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10

To answer your question as to the ideal break position when using the munter: It depends. It depends on your comfort and experience with the knot, its application and the situation. I have rappeled and belayed with munter-hitches on numeral occasions. A double stranded munter-hitch rappel provides a significant amount of friction and unless you want to ...


10

As already stated, these are very similar knots regarding there use. So there is not much that differentiates them from each other, but to other friction hitches. The advantage of the prusik is the "clean" design: All strands are neatly position parallel to themselves, so it is easily inspected for correctness. For the Klemheist this is not the main ...


9

A climber and aborist should be superbly proficient in a knot or technique before relying on it. An Arborist will spend 100's of hours a year climbing - much more than average climbers, and has more time to become proficient in complex techniques, and uses them enough the advantages are worth the effort. Most climbers on the other hand will climb a few ...


9

The main reasons is simplicity and habituation: A prusik made from a loop is easily taught and controlled. This is a point that many experienced climber forget about often: When people start they may struggle on the basic knots. So for the first thing to learn a simplicity is more important than functionality. And the prusik is a long established and ...


9

A Munter hitch can brake regardless of the orientation of the brake strand. It provides the greatest braking force in the "closed" position (the brake strand running alongside the load strand), and a lesser force in the open position. The first site I found with testing found the following brake force values (tested with 11mm rope): Easy one-handed ...


8

Knots by Grog say: If you are asked to learn to tie the Sheepshank, please request your Troop Leader to eliminate this knot and replace it with something safe and useful, e.g., the Alpine Butterfly Loop is an excellent way of creating a loop in the middle of a length of rope and can also be safely used to shorten a rope. So it sounds like you ...


6

For certain purposes, the offset overhand bend is not just safe but safer than any known alternative. The alternative name "European death knot" is a joke referring to the fact that to the uninitiated, the knot looks like it wouldn't be secure. It's like the phrase "politically incorrect," which nobody today uses without irony. There is a common ...


6

The European Death Knot is commonly used for joining two ropes for an abseil. I would not say it is "not considered safe" - e.g. the British Mountaineering Council's website lists it as a possible abseil knot. Although not the strongest knot it has the advantage that it is small and less likely to snag on edges than larger knots or stronger symmetrical ...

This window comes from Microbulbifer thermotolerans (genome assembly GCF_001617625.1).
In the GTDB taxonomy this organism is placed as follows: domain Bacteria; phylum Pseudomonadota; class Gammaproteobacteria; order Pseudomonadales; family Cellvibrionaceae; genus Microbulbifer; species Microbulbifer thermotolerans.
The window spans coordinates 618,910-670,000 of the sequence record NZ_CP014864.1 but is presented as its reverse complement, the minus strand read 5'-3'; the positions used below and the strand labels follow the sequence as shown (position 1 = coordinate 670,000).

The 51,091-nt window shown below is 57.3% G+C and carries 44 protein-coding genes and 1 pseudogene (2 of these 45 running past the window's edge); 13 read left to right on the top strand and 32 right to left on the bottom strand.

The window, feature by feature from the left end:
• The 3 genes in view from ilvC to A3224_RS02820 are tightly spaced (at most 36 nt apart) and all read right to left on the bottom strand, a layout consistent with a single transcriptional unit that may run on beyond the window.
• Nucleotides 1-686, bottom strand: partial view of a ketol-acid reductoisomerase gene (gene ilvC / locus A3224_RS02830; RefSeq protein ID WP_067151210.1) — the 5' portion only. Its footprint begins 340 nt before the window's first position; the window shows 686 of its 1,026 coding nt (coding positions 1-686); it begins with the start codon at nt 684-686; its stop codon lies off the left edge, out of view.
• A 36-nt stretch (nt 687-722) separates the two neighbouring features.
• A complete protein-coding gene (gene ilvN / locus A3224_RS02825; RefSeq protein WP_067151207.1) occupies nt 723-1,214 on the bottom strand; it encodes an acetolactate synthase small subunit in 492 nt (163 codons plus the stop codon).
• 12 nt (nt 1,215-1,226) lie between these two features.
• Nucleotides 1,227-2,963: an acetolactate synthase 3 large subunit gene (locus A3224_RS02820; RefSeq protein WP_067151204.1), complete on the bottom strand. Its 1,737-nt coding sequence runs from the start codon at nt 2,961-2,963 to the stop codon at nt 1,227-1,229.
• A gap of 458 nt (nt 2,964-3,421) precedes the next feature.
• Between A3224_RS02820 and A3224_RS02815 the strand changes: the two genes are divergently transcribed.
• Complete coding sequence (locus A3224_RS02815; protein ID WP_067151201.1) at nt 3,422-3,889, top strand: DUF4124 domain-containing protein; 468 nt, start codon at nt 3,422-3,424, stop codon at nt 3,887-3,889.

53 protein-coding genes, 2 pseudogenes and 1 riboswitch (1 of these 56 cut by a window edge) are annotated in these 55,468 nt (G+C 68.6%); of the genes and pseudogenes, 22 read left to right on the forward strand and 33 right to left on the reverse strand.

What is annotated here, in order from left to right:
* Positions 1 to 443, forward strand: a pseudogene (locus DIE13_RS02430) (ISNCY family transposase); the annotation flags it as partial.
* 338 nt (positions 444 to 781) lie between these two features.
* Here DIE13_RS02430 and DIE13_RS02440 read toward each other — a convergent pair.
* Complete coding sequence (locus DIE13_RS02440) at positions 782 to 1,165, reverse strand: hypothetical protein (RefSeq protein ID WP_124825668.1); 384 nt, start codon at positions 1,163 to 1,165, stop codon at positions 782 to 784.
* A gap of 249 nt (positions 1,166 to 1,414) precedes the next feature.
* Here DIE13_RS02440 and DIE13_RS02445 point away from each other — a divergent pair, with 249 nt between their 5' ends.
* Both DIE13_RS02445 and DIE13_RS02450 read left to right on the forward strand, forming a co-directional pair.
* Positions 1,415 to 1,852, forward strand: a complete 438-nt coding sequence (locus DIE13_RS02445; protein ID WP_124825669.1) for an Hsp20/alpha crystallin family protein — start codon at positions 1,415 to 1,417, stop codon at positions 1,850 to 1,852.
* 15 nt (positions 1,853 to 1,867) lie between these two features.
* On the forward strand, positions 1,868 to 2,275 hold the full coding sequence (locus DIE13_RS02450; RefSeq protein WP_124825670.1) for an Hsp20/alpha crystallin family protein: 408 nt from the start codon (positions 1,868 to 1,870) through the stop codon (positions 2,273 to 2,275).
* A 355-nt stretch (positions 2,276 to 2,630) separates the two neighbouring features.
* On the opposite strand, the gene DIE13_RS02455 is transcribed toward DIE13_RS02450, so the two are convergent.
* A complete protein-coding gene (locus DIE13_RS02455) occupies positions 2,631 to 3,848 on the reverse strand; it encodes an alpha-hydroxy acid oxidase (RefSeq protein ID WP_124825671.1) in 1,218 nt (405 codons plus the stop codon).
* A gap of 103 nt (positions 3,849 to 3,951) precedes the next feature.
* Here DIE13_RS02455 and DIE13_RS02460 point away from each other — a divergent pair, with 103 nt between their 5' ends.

5

I would go with either a barrel hitch or a barrel sling depending on the exact purpose. With the added constraint that the rope can only go around the object once the the "magic" needs to be in the knot/hitch, I think a trucker's hitch is probably best (but not very good). It will let you get a tight fit. The holding power will depend on the stiffness and ...


5

According to this source its name arose initially in the US where unfamiliarity bred distrust, and because the occasional disaster, likely with the Flat Figure 8 version, caused both knots to be branded with the EDK (European Death Knot) name. Another source says its name is because this knot looked sketchy for americans when they european climbers using ...


5

I believe the better way is a list of easy to tie, easy to inspect, reliable must know knots. My advise to beginners is master just one way to tie each knot, and only a few knots (3 or 4 is all you need to climb safely). Ignore alternate ways to tie the same knot and ignore people who tell you there is a better knot for that job till you have mastered ...


4

I love these situations "It tried it once, and it worked, must be safe"...... I am so glad aviation and car industry don't work that way. The answer has to be No, its not safe with ropes of different dimensions. Its also not safe with ropes of the same dimension. Which is less safe - I don't know and I don't care and neither should you. There is one place ...


4

Coming from a climbing background, I would propose the following: Tie the cord/rope into a loop, for example using the One-sided overhand bend or the double fisherman's knot Secure it around the pole using a Prusik knot. Note that the english wikipedia entry is only about climbing; the german version also mentions that this friction knot can be used e.g. ...


4

Something that occurred to me after asking is that a Prusik is bidirectional, whereas generally the arborist's knots are unidirectional. I believe the unidirectional knots are easier to both slide up and release, making them superior in a dedicated climbing rig, but their application is limited as well. Following both existing answers emphasizing ...


3